Epidural responsibility

  1. This is just for my own information...this is hard for me to put into words because it sounds like a silly question. But I wanna ask anyways. Is it the responsibility of the MD or the anesthetist to place an epidural for any reason (not just for child birth)? Would there be any reason for placement by MD only? What is the anesthetist/MD responsible for once placed? Who prescribes and makes changes to the Rx if needed? If ya'll have any additional info, please share! I do not want to be an anesthetist. I'm just super curious about it all.
    Again, I'm sorry if these questions sound silly. Just wanted to hear the answer from people with experience.
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    About MrPopeye

    Joined: Jul '12; Posts: 89; Likes: 60

    5 Comments

  3. by   wtbcrna
    Quote from MrPopeye
    This is just for my own information...this is hard for me to put into words because it sounds like a silly question. But I wanna ask anyways. Is it the responsibility of the MD or the anesthetist to place an epidural for any reason (not just for child birth)? Would there be any reason for placement by MD only? What is the anesthetist/MD responsible for once placed? Who prescribes and makes changes to the Rx if needed? If ya'll have any additional info, please share! I do not want to be an anesthetist. I'm just super curious about it all.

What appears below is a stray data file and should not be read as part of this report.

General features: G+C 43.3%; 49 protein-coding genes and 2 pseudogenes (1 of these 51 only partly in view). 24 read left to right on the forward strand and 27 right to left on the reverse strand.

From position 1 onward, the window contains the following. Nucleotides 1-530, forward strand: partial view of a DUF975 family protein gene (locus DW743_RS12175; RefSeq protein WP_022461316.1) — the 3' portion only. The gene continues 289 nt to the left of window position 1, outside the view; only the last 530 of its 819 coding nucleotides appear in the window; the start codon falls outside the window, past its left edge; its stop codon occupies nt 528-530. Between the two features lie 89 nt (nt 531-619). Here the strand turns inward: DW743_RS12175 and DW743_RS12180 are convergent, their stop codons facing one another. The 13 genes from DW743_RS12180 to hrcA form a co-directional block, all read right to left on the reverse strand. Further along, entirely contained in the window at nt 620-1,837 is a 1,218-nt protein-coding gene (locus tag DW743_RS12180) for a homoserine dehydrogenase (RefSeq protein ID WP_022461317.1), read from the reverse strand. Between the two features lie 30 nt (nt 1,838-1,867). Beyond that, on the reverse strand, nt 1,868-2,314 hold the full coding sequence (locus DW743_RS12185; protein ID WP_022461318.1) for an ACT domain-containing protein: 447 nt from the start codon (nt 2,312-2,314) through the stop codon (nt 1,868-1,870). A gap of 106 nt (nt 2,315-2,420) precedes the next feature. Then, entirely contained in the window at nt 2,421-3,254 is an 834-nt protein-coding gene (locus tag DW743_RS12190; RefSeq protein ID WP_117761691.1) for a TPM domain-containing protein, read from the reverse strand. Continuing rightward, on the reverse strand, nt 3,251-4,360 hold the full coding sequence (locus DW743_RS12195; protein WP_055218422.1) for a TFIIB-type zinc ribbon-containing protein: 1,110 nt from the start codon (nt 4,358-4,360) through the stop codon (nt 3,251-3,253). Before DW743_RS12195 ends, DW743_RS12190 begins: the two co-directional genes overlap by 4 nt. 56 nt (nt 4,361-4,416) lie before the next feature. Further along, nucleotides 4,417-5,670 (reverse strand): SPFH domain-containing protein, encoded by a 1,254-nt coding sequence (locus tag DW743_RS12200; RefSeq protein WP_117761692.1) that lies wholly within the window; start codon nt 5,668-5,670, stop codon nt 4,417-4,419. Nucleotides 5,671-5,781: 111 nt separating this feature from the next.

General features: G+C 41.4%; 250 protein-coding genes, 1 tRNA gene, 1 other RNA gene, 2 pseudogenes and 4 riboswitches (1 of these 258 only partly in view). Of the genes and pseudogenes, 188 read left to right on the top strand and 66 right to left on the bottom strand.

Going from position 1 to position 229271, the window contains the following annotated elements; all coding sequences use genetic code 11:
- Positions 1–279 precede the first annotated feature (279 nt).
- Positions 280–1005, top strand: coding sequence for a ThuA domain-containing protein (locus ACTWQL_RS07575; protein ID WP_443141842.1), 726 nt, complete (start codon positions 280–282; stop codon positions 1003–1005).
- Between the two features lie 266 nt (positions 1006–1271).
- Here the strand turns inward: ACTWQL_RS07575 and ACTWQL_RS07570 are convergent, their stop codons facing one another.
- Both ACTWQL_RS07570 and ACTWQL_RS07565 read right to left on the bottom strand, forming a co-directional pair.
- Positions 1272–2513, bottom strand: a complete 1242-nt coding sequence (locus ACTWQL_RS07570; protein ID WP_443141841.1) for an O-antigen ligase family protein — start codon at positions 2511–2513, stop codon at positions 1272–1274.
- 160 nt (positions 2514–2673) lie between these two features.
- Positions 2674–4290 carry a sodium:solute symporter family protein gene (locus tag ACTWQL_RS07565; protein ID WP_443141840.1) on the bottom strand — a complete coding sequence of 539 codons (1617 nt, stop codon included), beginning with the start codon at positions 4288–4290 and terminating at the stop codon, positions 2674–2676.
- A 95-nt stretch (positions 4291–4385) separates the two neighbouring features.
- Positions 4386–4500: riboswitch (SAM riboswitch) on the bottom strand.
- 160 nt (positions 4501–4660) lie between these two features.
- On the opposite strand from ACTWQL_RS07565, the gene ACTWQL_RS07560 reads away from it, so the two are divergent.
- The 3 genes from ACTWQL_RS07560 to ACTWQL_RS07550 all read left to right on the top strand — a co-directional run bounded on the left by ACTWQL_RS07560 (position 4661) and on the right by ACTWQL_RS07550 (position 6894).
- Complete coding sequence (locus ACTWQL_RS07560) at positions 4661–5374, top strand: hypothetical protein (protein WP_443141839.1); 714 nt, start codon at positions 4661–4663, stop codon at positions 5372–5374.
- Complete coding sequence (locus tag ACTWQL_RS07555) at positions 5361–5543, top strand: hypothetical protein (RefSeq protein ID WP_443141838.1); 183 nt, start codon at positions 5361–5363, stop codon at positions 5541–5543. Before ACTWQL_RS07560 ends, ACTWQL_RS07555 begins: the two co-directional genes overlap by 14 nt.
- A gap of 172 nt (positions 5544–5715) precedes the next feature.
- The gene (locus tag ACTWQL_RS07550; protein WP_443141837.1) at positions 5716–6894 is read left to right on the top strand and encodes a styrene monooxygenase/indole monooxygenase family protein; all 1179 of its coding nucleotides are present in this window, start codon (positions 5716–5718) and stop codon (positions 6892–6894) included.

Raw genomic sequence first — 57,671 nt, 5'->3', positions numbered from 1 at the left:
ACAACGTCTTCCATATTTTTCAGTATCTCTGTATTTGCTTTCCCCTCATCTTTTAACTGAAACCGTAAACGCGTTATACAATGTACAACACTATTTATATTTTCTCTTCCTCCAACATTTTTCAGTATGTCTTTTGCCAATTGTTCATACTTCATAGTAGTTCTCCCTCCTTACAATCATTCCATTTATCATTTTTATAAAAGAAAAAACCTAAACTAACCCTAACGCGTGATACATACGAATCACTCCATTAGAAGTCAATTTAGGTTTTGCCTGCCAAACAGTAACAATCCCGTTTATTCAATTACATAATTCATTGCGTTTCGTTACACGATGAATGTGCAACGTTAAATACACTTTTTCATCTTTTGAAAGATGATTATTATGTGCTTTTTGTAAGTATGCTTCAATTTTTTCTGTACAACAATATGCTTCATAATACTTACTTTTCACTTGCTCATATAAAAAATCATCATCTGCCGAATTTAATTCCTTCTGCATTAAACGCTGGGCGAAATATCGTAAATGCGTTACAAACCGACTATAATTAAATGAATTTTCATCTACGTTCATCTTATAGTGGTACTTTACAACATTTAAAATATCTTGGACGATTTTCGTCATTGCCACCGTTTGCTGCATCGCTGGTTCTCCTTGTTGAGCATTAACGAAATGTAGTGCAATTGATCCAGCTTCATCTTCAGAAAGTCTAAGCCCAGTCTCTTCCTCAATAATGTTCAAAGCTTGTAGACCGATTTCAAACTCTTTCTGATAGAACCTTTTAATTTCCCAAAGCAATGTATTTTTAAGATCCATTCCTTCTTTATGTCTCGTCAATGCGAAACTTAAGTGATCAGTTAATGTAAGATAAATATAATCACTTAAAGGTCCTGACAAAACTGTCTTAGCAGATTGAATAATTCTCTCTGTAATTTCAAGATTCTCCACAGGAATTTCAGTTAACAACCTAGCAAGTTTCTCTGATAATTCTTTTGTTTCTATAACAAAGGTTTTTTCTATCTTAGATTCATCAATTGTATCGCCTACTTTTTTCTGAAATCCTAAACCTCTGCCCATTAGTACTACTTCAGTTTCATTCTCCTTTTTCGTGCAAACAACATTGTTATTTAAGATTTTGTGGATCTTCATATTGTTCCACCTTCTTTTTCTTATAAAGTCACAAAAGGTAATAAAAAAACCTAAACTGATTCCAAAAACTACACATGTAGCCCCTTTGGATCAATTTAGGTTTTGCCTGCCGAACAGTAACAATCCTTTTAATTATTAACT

Again, I'm sorry if these questions sound silly. Just wanted to hear the answer from people with experience.
    Epidurals are usually placed and managed by anesthesia providers only. The anesthesia provider could be a CRNA or an anesthesiologist.
  4. by   MrPopeye
    Are there specialties in the field? Or if a CRNA is working at a hospital, would the same person provide anesthesia in the OR and go straight to an epidural for a woman in labor?
  5. by   wtbcrna
    Quote from MrPopeye
    Are there specialties in the field? Or if a CRNA is working at a hospital, would the same person provide anesthesia in the OR and go straight to an epidural for a woman in labor?
    Yes, some anesthesia providers do specialize.

    I would venture to guess that most hospitals CRNAs work in both the OR and OB.
  6. by   SoldierNurse22
    Quote from MrPopeye
    Are there specialties in the field? Or if a CRNA is working at a hospital, would the same person provide anesthesia in the OR and go straight to an epidural for a woman in labor?
    I don't know of any CRNAs in our hospital that are only OB. They are on duty hospital-wide and bounce between the OR and L&D.
  7. by   NPOaftermidnight
    I'm assuming it is like this everywhere, but I can only speak for what we do at my hospital. Anesthesiologists/anesthesia residents are the ones who place epidurals. We have an "Acute Pain Service" that oversees the management of epidurals and changes orders as needed. Usually it is an NP covering this service, sometimes it is an anesthesia resident. They are also the ones that give boluses if necessary. Bedside nurses are responsible for monitoring the site/effectiveness/complications/VS/etc.

    I work in a SICU and we see epidurals fairly frequently. OB might be totally different.

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